Yet the company’s top leadership has confirmed that it is also considering listing core upstream assets. Going by the value of the oil reserves it controls, Aramco could easily be the world’s most valuable company. An IPO could attract large inflows of international capital at a time when the kingdom has been suffering from flight of private capital. It would add depth to the Saudi stock market in which millions of small Saudi investors are active. Mohammad bin Salman himself has mentioned that an IPO would increase transparency and reduce the risk of corruption. Foreign institutional shareholders could improve corporate discipline, and Aramco’s semi-private status could allow it to turn itself into more of an international oil company along the lines of Norway’s Statoil, competing with oil multinationals in overseas markets.
And yet, taking Aramco out of its shell even for a minority listing would create operational and political risks for the Saudi state’s most critical asset. Given capacity constraints in the rest of the Saudi administration, the company has increasingly been used as the government’s de facto project management office for high priority infrastructure, building a $10 billion science and technology university, sports stadiums, and an industrial city in the kingdom’s underdeveloped South. Such non-core activities would be hard to reconcile with the commercial mandate of a listed company.
An IPO would also likely require the publication of updated oil reserve estimates, which have not been restated since the late 1980s, when Aramco ceased being incorporated in Delaware and become an entity under Saudi law. It would need to publish a profit and loss statement, giving detailed insights into the kingdom’s main source of revenue and thereby indirectly enforcing more transparency in the country’s national budget, about which little information is shared publicly. This could, among other things, affect the administration of allowances for the Al Saud family’s thousands of princes, which as far as we know are deducted before the (hitherto unknown) Aramco revenue reaches the official budget. All this would constitute a radical departure from the traditional secrecy around Aramco and its revenues.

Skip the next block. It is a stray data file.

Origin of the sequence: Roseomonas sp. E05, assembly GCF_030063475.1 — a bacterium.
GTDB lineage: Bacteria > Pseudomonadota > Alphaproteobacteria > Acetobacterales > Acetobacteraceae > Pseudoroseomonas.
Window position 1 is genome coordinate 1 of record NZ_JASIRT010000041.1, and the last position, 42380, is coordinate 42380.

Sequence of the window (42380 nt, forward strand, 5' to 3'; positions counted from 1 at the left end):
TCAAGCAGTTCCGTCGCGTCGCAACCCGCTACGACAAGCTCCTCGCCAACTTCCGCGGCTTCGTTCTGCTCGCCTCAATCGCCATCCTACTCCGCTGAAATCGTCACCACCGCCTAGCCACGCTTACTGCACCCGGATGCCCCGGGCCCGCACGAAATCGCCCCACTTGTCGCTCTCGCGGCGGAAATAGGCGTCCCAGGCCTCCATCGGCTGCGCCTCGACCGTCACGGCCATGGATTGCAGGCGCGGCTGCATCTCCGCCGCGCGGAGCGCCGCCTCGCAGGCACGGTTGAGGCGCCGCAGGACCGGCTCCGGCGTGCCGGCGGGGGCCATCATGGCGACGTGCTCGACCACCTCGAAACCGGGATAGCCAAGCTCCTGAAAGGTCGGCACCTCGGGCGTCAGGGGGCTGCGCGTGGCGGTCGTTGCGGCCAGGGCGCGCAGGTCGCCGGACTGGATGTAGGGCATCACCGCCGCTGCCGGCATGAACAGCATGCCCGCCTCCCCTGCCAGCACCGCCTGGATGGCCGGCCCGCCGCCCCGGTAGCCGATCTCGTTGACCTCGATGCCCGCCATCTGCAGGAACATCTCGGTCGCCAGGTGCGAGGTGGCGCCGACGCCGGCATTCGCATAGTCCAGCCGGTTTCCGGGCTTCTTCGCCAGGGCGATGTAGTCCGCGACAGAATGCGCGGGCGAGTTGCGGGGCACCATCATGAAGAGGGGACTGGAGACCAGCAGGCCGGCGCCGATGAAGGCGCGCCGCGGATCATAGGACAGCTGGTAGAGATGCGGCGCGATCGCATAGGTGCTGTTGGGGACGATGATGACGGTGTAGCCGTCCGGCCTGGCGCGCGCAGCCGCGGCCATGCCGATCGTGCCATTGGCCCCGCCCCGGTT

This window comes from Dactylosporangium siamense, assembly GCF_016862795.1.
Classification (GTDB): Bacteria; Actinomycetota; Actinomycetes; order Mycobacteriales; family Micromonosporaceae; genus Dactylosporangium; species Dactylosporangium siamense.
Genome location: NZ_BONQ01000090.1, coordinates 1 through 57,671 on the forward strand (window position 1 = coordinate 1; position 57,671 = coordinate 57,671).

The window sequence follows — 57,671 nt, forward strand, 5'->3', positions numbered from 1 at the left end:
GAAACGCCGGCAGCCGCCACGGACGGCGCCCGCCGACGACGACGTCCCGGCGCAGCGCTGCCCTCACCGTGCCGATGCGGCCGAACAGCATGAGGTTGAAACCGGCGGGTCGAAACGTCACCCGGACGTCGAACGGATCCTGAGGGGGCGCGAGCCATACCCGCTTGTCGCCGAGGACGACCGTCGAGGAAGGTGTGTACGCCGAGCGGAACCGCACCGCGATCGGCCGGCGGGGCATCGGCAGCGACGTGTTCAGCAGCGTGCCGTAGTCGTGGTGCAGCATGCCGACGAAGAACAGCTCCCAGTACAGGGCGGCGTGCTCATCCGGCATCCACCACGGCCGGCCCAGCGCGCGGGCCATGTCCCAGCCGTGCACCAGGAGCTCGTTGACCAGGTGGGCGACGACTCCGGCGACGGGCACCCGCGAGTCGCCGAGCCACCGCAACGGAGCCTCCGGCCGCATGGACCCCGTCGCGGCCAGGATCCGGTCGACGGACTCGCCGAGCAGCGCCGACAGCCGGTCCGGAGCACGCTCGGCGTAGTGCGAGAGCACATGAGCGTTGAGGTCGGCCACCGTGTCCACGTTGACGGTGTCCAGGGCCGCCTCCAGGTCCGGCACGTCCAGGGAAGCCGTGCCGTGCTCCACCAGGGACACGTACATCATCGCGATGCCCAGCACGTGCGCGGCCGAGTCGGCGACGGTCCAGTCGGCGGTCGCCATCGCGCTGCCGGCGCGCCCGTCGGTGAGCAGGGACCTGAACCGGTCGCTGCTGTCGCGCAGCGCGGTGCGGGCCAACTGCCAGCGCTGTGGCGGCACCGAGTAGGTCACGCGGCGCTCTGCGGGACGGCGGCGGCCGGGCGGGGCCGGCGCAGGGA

Some of Aramco’s shares would likely be reserved for Saudi retail investors. This would give millions of individuals a stake in the company and engender public and not necessarily well-informed debate about its strategy. Investor behavior in Saudi Arabia tends to be volatile and herd-driven. As stock prices fluctuate, the government could face recriminations for either selling Aramco too cheaply — flogging the family silver for peanuts — or too dearly — exploiting retail investors. Finally, the valuation of Aramco would be strongly affected by the government’s oil revenue regime, which is currently unpublished: If the government taxes most of the company’s profits, dividends for shareholders will become low, pushing the stock’s value and revenue from the IPO down. If taxes are modest, the stock could be very valuable, but the government would have sold off part of its most important revenue source.
Keeping Aramco’s core assets in a separate, secretive fortress might be the prudent option. It is likely that many of the older technocrats counsel this course in Riyadh right now. In the old days, their counsel would have prevailed. But if there is one thing that old Saudi hands can agree on, it is that life in the kingdom has become less predictable — even for Saudi Aramco.
Steffen Hertog is an associate professor of comparative politics at the London School of Economics and Political Science. His book about Saudi state-building, Princes, Brokers and Bureaucrats: Oil and State in Saudi Arabia was published by Cornell University Press in 2011 and a book about political radicalism and higher education co-authored with Diego Gambetta, Engineers of Jihad, is forthcoming in 2016 with Princeton University Press.